013. Simplify the salary scale

Getting paid as a teacher is a fairly complicated affair. There are up to 27 points on the pay scale and you start off on a different point of the payscale depending on different factors. To complicate things further, if you qualified after 2011, you are on a different payscale which is less than the ones who worked before 2011. After that you get extra pay if you have particular qualifications such as a Masters degree (unless you qualified after 2011 and you get nothing.) 

If you have a promoted post, you also get another allowance. Then there’s weird random allowances: 

Teaching Through Irish Allowance*€1,583
Gaeltacht Allowance*€3,063
Island Allowance*€1,842
Long Service Allowance (for teachers who have been on the top point of the scale for 10 years)€2,324
Secure Unit Allowance/Disturbed Adolescent Allowance€2,195
Visit Teaching Allowance€8,520

The asterisk means, yes you guessed it, if you qualified after 2011, you don’t get it.

My idea would be to simplify the pay scale. The most obvious first step is to ensure there isn’t two separate pay scales depending on when one qualifies. That’s the obvious one.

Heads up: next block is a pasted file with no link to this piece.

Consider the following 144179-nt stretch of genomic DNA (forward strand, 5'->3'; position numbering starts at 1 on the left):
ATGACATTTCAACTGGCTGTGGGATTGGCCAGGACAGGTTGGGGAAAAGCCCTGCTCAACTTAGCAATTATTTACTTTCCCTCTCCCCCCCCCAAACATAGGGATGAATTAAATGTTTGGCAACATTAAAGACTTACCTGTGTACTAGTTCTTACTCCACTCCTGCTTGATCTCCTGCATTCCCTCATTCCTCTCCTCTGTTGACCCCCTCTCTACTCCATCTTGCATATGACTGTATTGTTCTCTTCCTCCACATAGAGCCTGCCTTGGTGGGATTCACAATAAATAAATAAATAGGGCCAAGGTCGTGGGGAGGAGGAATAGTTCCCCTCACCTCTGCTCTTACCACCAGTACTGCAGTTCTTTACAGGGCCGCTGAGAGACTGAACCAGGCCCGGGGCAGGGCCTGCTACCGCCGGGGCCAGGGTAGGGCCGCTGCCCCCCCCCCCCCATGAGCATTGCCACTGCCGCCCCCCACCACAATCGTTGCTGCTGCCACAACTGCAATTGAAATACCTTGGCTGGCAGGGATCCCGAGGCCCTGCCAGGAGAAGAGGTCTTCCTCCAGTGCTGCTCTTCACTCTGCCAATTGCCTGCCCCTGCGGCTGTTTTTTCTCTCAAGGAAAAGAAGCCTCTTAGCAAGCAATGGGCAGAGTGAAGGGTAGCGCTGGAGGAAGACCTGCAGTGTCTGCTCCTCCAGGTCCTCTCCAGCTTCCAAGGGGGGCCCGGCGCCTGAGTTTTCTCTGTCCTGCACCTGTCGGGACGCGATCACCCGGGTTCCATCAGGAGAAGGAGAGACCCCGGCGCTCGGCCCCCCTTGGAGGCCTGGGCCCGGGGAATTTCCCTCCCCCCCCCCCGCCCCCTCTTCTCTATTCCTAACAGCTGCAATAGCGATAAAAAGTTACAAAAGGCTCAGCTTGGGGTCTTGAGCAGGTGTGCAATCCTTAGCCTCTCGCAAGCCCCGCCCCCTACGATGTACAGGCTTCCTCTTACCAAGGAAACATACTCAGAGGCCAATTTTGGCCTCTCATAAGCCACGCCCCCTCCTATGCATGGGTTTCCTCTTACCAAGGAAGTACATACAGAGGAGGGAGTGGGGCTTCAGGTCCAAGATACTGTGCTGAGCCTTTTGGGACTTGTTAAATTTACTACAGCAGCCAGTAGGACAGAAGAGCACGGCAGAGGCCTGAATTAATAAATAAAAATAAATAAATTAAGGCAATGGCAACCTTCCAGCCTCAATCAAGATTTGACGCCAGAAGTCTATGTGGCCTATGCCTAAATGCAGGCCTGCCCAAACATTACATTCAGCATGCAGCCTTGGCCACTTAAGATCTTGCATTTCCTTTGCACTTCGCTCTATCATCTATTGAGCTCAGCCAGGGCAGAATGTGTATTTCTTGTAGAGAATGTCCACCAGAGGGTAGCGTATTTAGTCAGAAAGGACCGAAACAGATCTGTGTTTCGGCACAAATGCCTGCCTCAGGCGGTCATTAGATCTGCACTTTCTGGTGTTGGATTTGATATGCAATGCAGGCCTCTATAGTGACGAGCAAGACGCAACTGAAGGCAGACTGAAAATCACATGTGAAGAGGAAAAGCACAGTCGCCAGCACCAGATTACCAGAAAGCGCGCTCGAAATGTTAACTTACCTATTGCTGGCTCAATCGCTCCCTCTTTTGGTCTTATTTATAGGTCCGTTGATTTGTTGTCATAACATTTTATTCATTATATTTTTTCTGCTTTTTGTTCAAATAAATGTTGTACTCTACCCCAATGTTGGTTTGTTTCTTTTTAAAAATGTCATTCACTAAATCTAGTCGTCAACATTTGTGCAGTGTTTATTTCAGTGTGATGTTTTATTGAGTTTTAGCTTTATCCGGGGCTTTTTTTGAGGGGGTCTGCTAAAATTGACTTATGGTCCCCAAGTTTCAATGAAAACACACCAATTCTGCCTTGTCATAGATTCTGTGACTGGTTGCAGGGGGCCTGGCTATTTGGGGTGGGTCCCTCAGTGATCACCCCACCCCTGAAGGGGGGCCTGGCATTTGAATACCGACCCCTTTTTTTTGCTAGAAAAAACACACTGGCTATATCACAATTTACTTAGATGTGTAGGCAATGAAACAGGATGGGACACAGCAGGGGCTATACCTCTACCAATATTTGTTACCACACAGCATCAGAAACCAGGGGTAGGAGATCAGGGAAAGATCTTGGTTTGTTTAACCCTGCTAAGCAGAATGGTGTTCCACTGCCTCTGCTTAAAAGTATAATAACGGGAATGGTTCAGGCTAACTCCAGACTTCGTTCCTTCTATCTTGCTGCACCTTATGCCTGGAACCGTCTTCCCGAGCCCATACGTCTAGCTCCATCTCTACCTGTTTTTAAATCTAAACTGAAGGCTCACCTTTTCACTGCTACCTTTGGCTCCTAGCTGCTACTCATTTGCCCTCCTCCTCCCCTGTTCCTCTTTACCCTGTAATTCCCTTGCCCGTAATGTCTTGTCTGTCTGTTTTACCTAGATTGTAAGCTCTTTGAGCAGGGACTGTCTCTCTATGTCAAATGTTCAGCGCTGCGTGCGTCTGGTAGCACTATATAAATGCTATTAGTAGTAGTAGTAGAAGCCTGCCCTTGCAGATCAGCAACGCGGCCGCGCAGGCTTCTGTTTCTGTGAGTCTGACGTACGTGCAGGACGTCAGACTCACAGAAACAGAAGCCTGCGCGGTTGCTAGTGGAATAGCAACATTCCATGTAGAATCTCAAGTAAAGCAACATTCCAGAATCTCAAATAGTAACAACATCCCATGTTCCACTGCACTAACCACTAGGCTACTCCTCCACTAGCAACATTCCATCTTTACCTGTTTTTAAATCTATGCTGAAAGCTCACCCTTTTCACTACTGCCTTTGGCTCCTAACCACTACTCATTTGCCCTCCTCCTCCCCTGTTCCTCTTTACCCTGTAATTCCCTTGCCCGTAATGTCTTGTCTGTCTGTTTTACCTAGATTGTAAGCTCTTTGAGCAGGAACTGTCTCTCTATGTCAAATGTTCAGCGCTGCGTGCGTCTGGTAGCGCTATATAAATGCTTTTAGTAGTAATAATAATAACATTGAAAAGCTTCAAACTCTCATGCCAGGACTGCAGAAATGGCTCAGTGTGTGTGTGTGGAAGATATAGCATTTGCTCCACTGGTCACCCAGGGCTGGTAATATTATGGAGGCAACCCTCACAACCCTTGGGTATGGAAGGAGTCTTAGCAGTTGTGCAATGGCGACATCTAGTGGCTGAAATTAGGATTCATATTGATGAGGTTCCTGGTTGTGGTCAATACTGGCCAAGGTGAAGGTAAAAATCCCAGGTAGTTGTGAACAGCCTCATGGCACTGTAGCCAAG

However, we also need to look at the pay scale of second level schools and ensure the pay scales are no different again.

I’d also suggest we need to simplify our pay scale. 25-27 points is too many. Surely it would be better to just average it out over a career and simply have a standard wage for being a teacher? Maybe there is merit in incentivising teachers to stay in the job in order to earn more money every year.

I also think we need to revisit the allowances for principals and deputy principals and include benchmarking in them and also ensure that they are the same as second level principals. One also has to as the question as to whether the principal/deputy principal should be an allowance or a job in itself?

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